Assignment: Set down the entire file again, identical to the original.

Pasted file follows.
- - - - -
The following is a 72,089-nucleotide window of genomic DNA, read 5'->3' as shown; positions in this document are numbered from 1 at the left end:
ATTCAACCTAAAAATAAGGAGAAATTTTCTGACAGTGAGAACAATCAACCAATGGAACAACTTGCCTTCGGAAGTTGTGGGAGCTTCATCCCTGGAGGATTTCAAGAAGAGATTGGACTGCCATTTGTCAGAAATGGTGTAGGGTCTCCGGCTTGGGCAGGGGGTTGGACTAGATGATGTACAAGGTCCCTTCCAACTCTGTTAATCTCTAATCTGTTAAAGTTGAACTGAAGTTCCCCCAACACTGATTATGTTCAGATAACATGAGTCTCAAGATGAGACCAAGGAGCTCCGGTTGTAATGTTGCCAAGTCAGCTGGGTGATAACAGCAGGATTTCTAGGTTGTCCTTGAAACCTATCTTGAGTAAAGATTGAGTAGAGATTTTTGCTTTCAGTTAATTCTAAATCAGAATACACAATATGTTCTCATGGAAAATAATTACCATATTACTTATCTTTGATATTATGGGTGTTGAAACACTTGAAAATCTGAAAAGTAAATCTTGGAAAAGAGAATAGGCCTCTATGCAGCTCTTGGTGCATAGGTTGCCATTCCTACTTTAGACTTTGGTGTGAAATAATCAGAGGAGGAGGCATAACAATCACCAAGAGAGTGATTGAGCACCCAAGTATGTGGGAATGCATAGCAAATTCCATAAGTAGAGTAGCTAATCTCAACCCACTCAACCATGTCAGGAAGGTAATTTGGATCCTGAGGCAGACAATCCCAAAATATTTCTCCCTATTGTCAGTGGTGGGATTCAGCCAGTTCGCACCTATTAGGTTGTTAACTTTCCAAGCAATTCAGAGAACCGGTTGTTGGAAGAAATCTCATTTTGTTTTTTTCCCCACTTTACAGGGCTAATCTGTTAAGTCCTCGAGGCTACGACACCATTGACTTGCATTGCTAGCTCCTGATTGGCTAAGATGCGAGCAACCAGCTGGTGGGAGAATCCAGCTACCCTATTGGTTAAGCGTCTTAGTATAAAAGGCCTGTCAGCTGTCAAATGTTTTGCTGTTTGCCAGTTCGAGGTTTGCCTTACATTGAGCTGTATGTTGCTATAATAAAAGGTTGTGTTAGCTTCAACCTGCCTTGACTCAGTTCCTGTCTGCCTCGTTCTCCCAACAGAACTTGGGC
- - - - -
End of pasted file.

The following is a 72,089-nucleotide window of genomic DNA, read 5'->3' as shown; positions in this document are numbered from 1 at the left end:
ATTCAACCTAAAAATAAGGAGAAATTTTCTGACAGTGAGAACAATCAACCAATGGAACAACTTGCCTTCGGAAGTTGTGGGAGCTTCATCCCTGGAGGATTTCAAGAAGAGATTGGACTGCCATTTGTCAGAAATGGTGTAGGGTCTCCGGCTTGGGCAGGGGGTTGGACTAGATGATGTACAAGGTCCCTTCCAACTCTGTTAATCTCTAATCTGTTAAAGTTGAACTGAAGTTCCCCCAACACTGATTATGTTCAGATAACATGAGTCTCAAGATGAGACCAAGGAGCTCCGGTTGTAATGTTGCCAAGTCAGCTGGGTGATAACAGCAGGATTTCTAGGTTGTCCTTGAAACCTATCTTGAGTAAAGATTGAGTAGAGATTTTTGCTTTCAGTTAATTCTAAATCAGAATACACAATATGTTCTCATGGAAAATAATTACCATATTACTTATCTTTGATATTATGGGTGTTGAAACACTTGAAAATCTGAAAAGTAAATCTTGGAAAAGAGAATAGGCCTCTATGCAGCTCTTGGTGCATAGGTTGCCATTCCTACTTTAGACTTTGGTGTGAAATAATCAGAGGAGGAGGCATAACAATCACCAAGAGAGTGATTGAGCACCCAAGTATGTGGGAATGCATAGCAAATTCCATAAGTAGAGTAGCTAATCTCAACCCACTCAACCATGTCAGGAAGGTAATTTGGATCCTGAGGCAGACAATCCCAAAATATTTCTCCCTATTGTCAGTGGTGGGATTCAGCCAGTTCGCACCTATTAGGTTGTTAACTTTCCAAGCAATTCAGAGAACCGGTTGTTGGAAGAAATCTCATTTTGTTTTTTTCCCCACTTTACAGGGCTAATCTGTTAAGTCCTCGAGGCTACGACACCATTGACTTGCATTGCTAGCTCCTGATTGGCTAAGATGCGAGCAACCAGCTGGTGGGAGAATCCAGCTACCCTATTGGTTAAGCGTCTTAGTATAAAAGGCCTGTCAGCTGTCAAATGTTTTGCTGTTTGCCAGTTCGAGGTTTGCCTTACATTGAGCTGTATGTTGCTATAATAAAAGGTTGTGTTAGCTTCAACCTGCCTTGACTCAGTTCCTGTCTGCCTCGTTCTCCCAACAGAACTTGGGC